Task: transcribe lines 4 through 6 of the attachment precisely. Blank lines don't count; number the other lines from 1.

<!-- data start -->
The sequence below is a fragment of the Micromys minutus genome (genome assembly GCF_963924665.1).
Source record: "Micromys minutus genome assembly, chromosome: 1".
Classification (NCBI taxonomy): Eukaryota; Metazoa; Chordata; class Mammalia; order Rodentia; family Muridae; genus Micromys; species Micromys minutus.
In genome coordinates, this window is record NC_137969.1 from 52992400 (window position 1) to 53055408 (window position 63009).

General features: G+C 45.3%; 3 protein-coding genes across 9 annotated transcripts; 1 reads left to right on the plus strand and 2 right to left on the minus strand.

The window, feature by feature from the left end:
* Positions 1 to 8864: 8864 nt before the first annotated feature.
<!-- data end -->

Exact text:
In genome coordinates, this window is record NC_137969.1 from 52992400 (window position 1) to 53055408 (window position 63009).

General features: G+C 45.3%; 3 protein-coding genes across 9 annotated transcripts; 1 reads left to right on the plus strand and 2 right to left on the minus strand.

The window, feature by feature from the left end: